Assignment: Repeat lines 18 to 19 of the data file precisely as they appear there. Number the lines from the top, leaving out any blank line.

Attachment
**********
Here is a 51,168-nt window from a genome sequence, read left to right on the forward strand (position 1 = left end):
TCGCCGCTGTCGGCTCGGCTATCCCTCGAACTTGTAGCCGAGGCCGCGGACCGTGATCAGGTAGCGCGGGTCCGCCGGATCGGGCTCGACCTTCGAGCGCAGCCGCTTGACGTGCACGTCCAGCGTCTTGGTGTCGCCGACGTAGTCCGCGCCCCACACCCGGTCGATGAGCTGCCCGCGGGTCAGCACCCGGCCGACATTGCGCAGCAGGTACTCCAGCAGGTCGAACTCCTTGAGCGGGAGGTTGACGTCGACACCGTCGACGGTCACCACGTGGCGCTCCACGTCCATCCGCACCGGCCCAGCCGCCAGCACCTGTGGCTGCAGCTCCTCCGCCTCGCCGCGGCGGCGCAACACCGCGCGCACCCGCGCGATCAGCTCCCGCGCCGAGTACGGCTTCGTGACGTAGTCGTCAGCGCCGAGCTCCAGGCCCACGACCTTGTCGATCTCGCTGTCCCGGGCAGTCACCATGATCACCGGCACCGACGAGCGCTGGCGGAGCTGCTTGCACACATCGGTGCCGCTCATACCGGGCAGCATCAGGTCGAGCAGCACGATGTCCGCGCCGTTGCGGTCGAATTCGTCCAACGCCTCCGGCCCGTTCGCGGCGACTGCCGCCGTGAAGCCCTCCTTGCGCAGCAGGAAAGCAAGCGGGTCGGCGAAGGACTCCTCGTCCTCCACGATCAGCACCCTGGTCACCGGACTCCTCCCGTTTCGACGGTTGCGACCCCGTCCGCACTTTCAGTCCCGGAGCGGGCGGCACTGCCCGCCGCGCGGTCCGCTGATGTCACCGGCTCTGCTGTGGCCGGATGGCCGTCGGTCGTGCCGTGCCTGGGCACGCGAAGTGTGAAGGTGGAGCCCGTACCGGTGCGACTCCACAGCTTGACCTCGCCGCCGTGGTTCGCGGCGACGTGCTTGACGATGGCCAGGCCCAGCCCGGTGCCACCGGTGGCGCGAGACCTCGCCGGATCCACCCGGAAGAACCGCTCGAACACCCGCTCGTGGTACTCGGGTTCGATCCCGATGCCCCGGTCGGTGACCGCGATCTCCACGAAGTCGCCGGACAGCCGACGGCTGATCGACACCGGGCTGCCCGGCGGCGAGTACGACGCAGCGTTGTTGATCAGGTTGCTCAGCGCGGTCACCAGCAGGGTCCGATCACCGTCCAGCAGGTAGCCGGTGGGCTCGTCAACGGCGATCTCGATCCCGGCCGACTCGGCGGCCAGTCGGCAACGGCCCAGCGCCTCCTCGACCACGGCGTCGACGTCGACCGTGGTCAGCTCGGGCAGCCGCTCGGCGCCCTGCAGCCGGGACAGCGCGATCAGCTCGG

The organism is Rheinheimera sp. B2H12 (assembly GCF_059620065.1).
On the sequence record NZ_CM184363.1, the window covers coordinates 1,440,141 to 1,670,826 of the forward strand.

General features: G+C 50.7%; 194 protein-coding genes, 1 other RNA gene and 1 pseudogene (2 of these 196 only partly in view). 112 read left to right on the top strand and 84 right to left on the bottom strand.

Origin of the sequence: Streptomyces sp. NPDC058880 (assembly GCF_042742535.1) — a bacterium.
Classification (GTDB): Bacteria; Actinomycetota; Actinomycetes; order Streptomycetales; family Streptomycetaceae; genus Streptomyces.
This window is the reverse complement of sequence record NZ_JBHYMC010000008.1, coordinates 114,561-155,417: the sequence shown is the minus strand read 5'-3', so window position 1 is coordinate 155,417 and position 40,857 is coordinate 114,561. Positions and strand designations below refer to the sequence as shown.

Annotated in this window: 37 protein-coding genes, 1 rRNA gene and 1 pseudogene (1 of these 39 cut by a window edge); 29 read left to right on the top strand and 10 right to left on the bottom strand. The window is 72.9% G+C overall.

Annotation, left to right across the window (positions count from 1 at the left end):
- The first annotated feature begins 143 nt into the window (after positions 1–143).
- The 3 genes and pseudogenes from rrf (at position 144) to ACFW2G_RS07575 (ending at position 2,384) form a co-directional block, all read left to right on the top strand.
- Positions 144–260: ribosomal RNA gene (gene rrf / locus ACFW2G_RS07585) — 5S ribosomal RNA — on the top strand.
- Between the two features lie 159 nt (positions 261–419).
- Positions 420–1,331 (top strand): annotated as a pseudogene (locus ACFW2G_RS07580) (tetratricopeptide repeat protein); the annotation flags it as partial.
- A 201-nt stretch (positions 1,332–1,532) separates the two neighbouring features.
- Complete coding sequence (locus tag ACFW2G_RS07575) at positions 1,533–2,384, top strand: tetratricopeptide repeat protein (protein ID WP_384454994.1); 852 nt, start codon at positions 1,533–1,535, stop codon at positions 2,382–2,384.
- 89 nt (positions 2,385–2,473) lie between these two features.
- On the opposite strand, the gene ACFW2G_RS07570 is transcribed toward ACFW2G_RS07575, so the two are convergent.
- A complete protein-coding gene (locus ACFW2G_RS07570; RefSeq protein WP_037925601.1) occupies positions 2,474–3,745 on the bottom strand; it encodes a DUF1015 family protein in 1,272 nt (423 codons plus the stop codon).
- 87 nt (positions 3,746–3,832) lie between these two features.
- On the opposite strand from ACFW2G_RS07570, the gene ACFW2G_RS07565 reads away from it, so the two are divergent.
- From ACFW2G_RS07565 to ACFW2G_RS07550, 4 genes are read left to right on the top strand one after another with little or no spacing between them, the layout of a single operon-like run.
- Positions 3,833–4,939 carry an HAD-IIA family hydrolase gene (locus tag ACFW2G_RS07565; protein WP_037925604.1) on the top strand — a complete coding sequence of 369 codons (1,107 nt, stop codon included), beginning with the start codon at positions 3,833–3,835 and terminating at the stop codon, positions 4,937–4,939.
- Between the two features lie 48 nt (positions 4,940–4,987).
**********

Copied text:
- 89 nt (positions 2,385–2,473) lie between these two features.
- On the opposite strand, the gene ACFW2G_RS07570 is transcribed toward ACFW2G_RS07575, so the two are convergent.